Birth Injuries vs. Birth Defects: What Is the Difference?

There are only slight differences between a birth injury and a birth defect, yet both can have major complications and can affect the baby tremendously. Whether a baby suffers from a birth injury or a birth defect, the distinction between the two must be made clear so that you can provide your newborn baby and your family the proper assistance.

Golomb & Honik, P.C. is comprised of a team of tenacious, skilled, and highly knowledgeable Philadelphia birth injury attorneys with a tremendous track record of success. It is our mission to help families whose babies have suffered from medical negligence.

Continue reading our blog for more the differences between birth injuries and birth defects!

Birth Injuries Are Preventable

Birth injuries are almost always the result of medical malpractice. This can happen if the physician is using excessive force or the wrong method of force when delivering the baby. For example, physicians often rely on the use of forceps to help turn the baby’s body and make passage through the birth canal easier. However, doctors should recognize when forceps are no longer effective and instead opt for a C-section.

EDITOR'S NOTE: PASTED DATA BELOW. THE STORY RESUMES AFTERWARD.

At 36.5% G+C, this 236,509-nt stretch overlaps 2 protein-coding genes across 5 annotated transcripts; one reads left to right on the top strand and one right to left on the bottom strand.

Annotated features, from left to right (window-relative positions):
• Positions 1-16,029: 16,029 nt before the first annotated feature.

Other examples of birth injuries:

  • Fractures
  • Brain injuries
  • Bleeding in the cranium
  • Nerve damage, leading to facial paralysis
  • Cord wraps around the baby’s neck
  • Baby suffers oxygen deprivation during labor or delivery

Trauma at birth happens at an alarming rate across the United States, and as Philadelphia birth injury lawyers, we can help you take action against those responsible for negligence. Golomb & Honik, P.C. has helped countless families find compensation for the medical costs and other inconveniences caused by birth trauma and birth injuries.

Birth Defects May Be Genetic

Birth defects often are linked to the child’s genetic makeup, and may be considered a genetic abnormality. It can affect the baby physically or his or her mental functions. The mother’s health during the pregnancy, the types of medications that she is taking, and other health risks, can also affect whether or not a baby may be born with a birth defect.

Some common examples of birth defects include:

  • Club foot
  • Spina bifida
  • Down syndrome
  • Cleft lip or palate
  • Congenital heart problems

Doctors have the responsibility of discussing any birth defects with parents before the baby is born. It is important that parents understand this, especially if they had been expecting to have a healthy baby. That is why we at Golomb & Honik, P.C. believe that it is so important for parents to understand the differences between birth defects and birth injuries, and know that they have the legal right to take action.

If you would like to discuss your birth injury or birth defect case with our Philadelphia attorneys, we urge you to contact us as soon as possible.